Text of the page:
North has been a troubled project since the day the five men and their entourage signed up to represent FC Copenhagen, but you can’t accuse the org of resting on their laurels, or whatever people without laurels rest on. Since the initial five-man group joined for a veritable bucket of money (which Google Translate, wonderfully, says in Danish is "spand penge") their results have been poor, and they’ve kept making changes to try to find a remedy.
After bringing in what turned out to be the worst player on Astralis (kjaerbye), they have gone for another roll of the dice, and the sort that is bound to engender some bad jokes about misunderstandings. For the next two games, the Danish player Nikolaj "niko" Kristensen will stand in during Dreamhack Masters Stockholm and the Faceit London Major, replacing young AWP player Daniel "mertz" Mertz, who joined Heroic on loan until October 1st.
The reaction from those who know CSGO, and particularly Danish CSGO well, has been generally positive, and the fact this is only a trial deal at the moment means there is a chance for North to go back if it goes horribly wrong. With OpTic snapping up some of the more obvious choices North might have made, it’s also not as easy to find a top team in that part of the world, even if you have massive wages to offer.
Deeper issues at North?
That has been part of the problem for North, but the fact Astralis were able to pick up one of the players already rejected by their ‘rivals’ and turn him into a top-ten talent (Magiskboy) might be a sign of a deeper issue. The losses of Magisk and k0nfig didn’t seem to say much about North at the time, but their level since does at least hint that some people find it very hard to perform in the current system MSL, North’s in-game leader, likes to deploy.
As always, the players have paid tribute to their owners, who allow them to move and exist independently when they see fit, as you can tell from Niko’s statement thanking RFRSH for letting him leave Heroic. *"I’m happy to get to test myself in new surroundings and I simultaneously hope and wish the best for Heroic. In many ways, this is a special transfer and I have only good things left to say about Heroic and RFRSH. On the other hand is a good thing for me to enter a new group. North is one of the best teams in Denmark and a team with great ambitions. In that sense, it’s not far from what I’m coming from but I’m excited about this new challenge." *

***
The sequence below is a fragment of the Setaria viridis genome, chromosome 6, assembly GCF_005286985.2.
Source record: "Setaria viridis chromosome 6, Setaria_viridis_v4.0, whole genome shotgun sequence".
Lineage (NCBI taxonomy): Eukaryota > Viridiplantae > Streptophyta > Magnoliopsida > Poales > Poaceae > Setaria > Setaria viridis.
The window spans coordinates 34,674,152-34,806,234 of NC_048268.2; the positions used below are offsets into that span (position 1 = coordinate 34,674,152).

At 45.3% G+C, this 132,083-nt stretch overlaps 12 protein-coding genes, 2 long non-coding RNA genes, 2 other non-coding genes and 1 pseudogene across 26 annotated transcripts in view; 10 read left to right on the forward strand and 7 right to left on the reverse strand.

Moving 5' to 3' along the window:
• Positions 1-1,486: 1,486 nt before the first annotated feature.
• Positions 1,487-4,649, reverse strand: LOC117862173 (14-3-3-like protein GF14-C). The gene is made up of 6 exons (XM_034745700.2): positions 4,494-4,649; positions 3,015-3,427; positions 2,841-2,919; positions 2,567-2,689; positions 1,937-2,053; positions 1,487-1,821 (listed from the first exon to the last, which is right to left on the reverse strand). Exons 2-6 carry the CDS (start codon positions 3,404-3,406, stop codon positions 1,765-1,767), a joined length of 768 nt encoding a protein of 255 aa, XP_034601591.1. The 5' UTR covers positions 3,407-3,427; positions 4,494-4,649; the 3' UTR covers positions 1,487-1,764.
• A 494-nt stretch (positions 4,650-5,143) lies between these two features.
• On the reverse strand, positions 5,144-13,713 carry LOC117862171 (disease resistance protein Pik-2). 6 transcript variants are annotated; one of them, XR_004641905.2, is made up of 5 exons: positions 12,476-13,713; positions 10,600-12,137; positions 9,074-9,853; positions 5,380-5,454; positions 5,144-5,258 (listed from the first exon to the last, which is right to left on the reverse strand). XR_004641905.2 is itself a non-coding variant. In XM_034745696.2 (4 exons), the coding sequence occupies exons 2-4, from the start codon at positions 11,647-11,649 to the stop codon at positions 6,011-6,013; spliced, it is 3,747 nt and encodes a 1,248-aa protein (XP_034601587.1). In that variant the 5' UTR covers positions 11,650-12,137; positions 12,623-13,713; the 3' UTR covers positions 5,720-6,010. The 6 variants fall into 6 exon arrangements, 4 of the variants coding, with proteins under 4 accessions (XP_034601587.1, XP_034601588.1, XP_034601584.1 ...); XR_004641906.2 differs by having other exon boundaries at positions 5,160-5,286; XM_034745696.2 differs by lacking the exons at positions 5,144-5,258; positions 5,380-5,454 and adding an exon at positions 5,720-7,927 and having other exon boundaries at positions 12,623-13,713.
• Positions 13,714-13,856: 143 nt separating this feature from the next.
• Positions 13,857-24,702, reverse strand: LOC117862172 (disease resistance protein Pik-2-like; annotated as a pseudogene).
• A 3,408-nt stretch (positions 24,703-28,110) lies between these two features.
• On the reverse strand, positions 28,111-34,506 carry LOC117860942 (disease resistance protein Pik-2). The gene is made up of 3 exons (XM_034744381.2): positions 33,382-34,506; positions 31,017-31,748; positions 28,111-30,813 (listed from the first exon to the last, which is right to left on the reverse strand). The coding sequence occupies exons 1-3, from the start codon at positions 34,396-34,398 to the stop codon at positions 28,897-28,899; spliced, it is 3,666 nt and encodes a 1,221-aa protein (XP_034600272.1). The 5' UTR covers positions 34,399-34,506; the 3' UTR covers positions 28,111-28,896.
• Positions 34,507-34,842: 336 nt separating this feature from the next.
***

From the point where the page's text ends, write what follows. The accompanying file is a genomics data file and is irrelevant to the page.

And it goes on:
He went on to send yet more hot air in the direction of Heroic’s owners, taking the total number of mentions RFRSH got in the statement about a player joining North to three, one more than uses of the word North. "I would like to use this occasion to send my thanks to everybody at RFRSH and Heroic and I’m looking forward to see everybody again this fall. Now is the time for something new, at least for the coming period. I’m happy that RFRSH and North together have given me this opportunity."
The major is as good an arena as any to test out the new look North, and if they enjoy success with this team it shouldn’t be that tough to make the move a permanent one. If, on the other hand, it turns out this is yet more good money thrown after bad, it may be time for the owners to think about more radical change, and changing the leadership group in a team that has been consistently inconsistent, and disappointing way more than they should have.
Image credit: North